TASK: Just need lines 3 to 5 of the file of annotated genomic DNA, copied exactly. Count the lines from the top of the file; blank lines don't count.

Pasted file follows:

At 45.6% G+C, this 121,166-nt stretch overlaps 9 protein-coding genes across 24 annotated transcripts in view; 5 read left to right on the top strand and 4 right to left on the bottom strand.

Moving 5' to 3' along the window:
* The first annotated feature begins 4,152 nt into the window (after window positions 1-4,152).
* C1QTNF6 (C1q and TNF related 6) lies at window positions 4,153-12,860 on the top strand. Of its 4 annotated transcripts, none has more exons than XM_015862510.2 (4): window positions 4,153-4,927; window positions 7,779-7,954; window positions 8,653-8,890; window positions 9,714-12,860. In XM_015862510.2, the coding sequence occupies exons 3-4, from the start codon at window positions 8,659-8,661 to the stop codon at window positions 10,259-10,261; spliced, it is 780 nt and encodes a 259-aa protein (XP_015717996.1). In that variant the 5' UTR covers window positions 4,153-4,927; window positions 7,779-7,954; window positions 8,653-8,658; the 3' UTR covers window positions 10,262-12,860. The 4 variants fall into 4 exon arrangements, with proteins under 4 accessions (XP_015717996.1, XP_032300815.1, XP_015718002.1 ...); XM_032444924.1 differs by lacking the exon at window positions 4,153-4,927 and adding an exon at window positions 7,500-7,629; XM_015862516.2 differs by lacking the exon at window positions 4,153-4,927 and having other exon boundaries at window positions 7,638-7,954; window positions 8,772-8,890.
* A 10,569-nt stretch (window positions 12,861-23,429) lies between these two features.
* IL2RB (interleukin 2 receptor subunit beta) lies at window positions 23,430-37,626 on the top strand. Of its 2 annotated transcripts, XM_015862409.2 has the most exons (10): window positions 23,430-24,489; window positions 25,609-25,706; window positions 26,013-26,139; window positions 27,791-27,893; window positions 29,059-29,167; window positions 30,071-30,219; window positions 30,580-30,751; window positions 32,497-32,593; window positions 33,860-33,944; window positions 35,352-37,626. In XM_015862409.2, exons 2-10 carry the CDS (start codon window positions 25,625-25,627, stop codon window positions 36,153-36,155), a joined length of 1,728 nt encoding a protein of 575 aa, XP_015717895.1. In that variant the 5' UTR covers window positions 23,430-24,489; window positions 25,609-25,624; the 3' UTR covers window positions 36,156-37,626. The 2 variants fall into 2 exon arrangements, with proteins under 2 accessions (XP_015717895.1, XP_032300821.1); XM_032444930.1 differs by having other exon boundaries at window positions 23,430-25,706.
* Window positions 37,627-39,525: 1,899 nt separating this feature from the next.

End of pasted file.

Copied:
* The first annotated feature begins 4,152 nt into the window (after window positions 1-4,152).
* C1QTNF6 (C1q and TNF related 6) lies at window positions 4,153-12,860 on the top strand. Of its 4 annotated transcripts, none has more exons than XM_015862510.2 (4): window positions 4,153-4,927; window positions 7,779-7,954; window positions 8,653-8,890; window positions 9,714-12,860. In XM_015862510.2, the coding sequence occupies exons 3-4, from the start codon at window positions 8,659-8,661 to the stop codon at window positions 10,259-10,261; spliced, it is 780 nt and encodes a 259-aa protein (XP_015717996.1). In that variant the 5' UTR covers window positions 4,153-4,927; window positions 7,779-7,954; window positions 8,653-8,658; the 3' UTR covers window positions 10,262-12,860. The 4 variants fall into 4 exon arrangements, with proteins under 4 accessions (XP_015717996.1, XP_032300815.1, XP_015718002.1 ...); XM_032444924.1 differs by lacking the exon at window positions 4,153-4,927 and adding an exon at window positions 7,500-7,629; XM_015862516.2 differs by lacking the exon at window positions 4,153-4,927 and having other exon boundaries at window positions 7,638-7,954; window positions 8,772-8,890.
* A 10,569-nt stretch (window positions 12,861-23,429) lies between these two features.